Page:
As the United States’ planned deadline for withdrawal from Afghanistan fast approaches, the situation on both sides of the Durand line is far from optimal. In Kabul, presidential candidate Abdullah Abdullah just boycotted the hard-brokered power-sharing deal and audit that temporarily defused a broader crisis over the future of Afghanistan’s democracy. In Islamabad, Nawaz Sharif’s democratically elected government is under siege from Imran Khan and his supporters. For the United States, everything is not going to plan in the perpetually troublesome “Af-Pak” region.
In Washington’s ideal scenario, Afghanistan’s presidential palace would have had a new occupant by this time, who’d have been settled in and acclimated to the demands of running Afghanistan. This person would have presumably signed the Bilateral Security Agreement (BSA), thereby eliminating a great deal of ambiguity about the United States’ future role in Afghanistan (both candidates in the run-off, Ghani and Abdullah, have said that they would sign the BSA if elected). With Pakistan, Washington has gotten somewhat used to never having an ideal state of affairs, but it at least expected Nawaz Sharif’s government to maintain order and rein in the military. Neither has proven true.
As Washington has learned over time, events in Kabul and events in Islamabad tend to interact over time. With today’s scenario, planners in the Pentagon are anxious about the logistics of withdrawing U.S. military hardware from Afghanistan through a Pakistan in political flux. Imran Khan, leader of the Pakistan Tehreek-e-Insaaf (PTI) party, is notoriously hostile to the United States. His supporters have blocked and attacked NATO supply convoys in Khyber Pakhtunkhwa in protest of U.S. drone strikes in Pakistan. The outcome of Pakistan’s current crisis remains uncertain, but should Khan gain ground within Pakistani politics, it is likely to make matters significantly more complicated for the United States. Additionally, Pakistan’s military — a seemingly perennial opponent of stability in Afghanistan — could make important gains from the crisis as well (Michael Kugelman takes a much more in-depth look at this over at Foreign Policy).
Washington needs to act quickly and with a high degree of diplomatic creativity to prevent the emergence of a “nightmare scenario” in both Afghanistan and Pakistan. In Afghanistan, the possibility exists of a deeply polarizing schism emerging along ethnic lines owing to the outcome of this election — particularly if the outcome is seen as tainted or unjust. Kerry’s success in bringing both Ghani and Abdullah back to the negotiating table in the first place and getting them to agree to a comprehensive audit should be extended. Abdullah’s boycott could have catastrophic longer term results. In Pakistan, the civilian crisis could make way for a military coup. Although the infamous position of Chief of Army Staff (CoAS) is currently occupied by a non-politically inclined general, Raheel Sharif, events on the ground could force the army’s hand.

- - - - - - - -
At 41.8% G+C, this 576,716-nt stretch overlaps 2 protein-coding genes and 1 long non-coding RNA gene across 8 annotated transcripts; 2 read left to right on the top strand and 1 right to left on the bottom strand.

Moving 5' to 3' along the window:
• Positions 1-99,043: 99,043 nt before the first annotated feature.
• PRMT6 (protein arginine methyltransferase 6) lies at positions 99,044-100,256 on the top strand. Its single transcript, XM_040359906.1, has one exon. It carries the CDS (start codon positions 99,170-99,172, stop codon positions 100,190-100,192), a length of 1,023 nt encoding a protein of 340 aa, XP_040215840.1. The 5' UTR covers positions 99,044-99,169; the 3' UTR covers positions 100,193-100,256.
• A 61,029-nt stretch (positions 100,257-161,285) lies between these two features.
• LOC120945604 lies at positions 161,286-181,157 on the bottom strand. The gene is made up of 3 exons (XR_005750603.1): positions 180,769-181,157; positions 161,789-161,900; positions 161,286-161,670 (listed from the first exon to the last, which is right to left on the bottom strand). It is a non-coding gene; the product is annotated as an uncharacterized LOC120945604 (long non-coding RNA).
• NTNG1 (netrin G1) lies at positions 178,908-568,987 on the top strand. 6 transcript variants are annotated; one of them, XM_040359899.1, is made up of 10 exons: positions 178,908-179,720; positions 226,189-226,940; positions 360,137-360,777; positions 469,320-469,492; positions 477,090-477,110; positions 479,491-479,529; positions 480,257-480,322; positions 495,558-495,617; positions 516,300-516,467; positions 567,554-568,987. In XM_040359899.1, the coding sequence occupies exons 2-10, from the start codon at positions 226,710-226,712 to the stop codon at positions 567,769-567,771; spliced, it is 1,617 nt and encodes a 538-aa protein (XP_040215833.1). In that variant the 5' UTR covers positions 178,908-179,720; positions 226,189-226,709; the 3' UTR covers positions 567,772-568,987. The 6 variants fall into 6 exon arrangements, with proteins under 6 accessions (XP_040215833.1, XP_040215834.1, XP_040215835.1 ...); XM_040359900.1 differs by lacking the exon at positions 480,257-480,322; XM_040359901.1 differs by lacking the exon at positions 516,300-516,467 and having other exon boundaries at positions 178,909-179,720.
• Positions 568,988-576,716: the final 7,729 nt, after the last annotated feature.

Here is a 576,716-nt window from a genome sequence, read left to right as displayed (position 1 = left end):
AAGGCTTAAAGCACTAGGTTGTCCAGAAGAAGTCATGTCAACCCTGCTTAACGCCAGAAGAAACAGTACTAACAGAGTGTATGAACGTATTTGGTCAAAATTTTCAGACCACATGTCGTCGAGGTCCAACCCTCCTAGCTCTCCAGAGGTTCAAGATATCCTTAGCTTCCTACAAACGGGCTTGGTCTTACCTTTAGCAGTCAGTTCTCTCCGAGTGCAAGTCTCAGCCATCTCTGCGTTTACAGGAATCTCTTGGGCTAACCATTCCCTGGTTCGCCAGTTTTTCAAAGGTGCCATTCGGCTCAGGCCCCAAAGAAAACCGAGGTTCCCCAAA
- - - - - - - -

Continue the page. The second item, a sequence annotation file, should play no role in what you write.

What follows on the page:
The primary problem for U.S. diplomacy in these countries is now a lack of credible leverage. In Afghanistan, it must carefully encourage reconciliation between the two candidates without creating a perception that the electoral process is anything but “Made in Afghanistan.” In Pakistan, as Shuja Nawaz of the Atlantic Council notes, “the best solution would be a compromise that allowed the judiciary to play a neutral role in assessing the allegations of election fraud.” The United States can do little to make this outcome more likely. Meanwhile, the U.S. needs the Pakistani military to continue its campaign against militants in the country’s tribal areas. Given the stakes and the difficulty of intervening directly, Washington should be prepared for any outcome in these countries, positive or negative.